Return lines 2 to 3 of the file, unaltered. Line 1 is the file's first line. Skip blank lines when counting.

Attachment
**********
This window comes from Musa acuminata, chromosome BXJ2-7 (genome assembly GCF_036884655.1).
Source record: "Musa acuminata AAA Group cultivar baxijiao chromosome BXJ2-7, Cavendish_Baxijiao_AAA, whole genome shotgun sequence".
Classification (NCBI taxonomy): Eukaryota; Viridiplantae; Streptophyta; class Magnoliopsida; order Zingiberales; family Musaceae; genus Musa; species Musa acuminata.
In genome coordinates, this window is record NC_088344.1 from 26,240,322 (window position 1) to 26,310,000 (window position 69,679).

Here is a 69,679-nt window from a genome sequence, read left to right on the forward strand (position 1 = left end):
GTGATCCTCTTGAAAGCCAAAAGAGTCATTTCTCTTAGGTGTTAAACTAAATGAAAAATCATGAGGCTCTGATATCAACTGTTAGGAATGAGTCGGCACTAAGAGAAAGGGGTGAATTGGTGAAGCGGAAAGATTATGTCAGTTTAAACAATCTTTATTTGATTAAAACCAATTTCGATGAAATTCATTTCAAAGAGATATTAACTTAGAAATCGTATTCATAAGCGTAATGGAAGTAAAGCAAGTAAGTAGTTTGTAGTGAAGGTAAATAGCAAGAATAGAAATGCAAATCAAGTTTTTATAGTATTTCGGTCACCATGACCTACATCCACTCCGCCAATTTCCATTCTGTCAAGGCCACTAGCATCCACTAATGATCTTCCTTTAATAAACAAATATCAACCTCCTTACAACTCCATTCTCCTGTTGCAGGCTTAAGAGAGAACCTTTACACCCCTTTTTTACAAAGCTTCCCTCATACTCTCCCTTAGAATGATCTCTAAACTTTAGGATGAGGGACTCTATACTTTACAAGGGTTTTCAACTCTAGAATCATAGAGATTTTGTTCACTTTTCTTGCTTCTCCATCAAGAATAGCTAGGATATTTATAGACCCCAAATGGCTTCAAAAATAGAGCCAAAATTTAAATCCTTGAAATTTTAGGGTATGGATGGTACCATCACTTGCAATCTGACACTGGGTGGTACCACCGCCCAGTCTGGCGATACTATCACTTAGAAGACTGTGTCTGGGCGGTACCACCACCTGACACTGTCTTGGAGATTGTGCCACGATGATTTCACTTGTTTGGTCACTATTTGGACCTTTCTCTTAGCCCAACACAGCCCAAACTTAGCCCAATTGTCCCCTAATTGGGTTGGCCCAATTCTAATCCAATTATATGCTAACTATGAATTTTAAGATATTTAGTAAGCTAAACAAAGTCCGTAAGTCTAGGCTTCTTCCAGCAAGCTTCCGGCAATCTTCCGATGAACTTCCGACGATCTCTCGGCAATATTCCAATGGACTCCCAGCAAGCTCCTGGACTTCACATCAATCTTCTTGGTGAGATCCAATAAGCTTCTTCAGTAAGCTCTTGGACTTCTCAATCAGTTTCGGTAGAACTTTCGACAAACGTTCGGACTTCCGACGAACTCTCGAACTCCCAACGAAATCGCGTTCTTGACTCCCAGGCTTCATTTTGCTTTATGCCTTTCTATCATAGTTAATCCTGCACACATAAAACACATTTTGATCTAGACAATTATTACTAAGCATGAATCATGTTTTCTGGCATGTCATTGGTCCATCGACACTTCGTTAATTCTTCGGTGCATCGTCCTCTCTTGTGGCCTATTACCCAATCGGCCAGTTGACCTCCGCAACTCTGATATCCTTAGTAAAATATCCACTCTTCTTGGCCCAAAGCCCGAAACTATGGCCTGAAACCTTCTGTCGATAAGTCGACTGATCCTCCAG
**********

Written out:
Source record: "Musa acuminata AAA Group cultivar baxijiao chromosome BXJ2-7, Cavendish_Baxijiao_AAA, whole genome shotgun sequence".
Classification (NCBI taxonomy): Eukaryota; Viridiplantae; Streptophyta; class Magnoliopsida; order Zingiberales; family Musaceae; genus Musa; species Musa acuminata.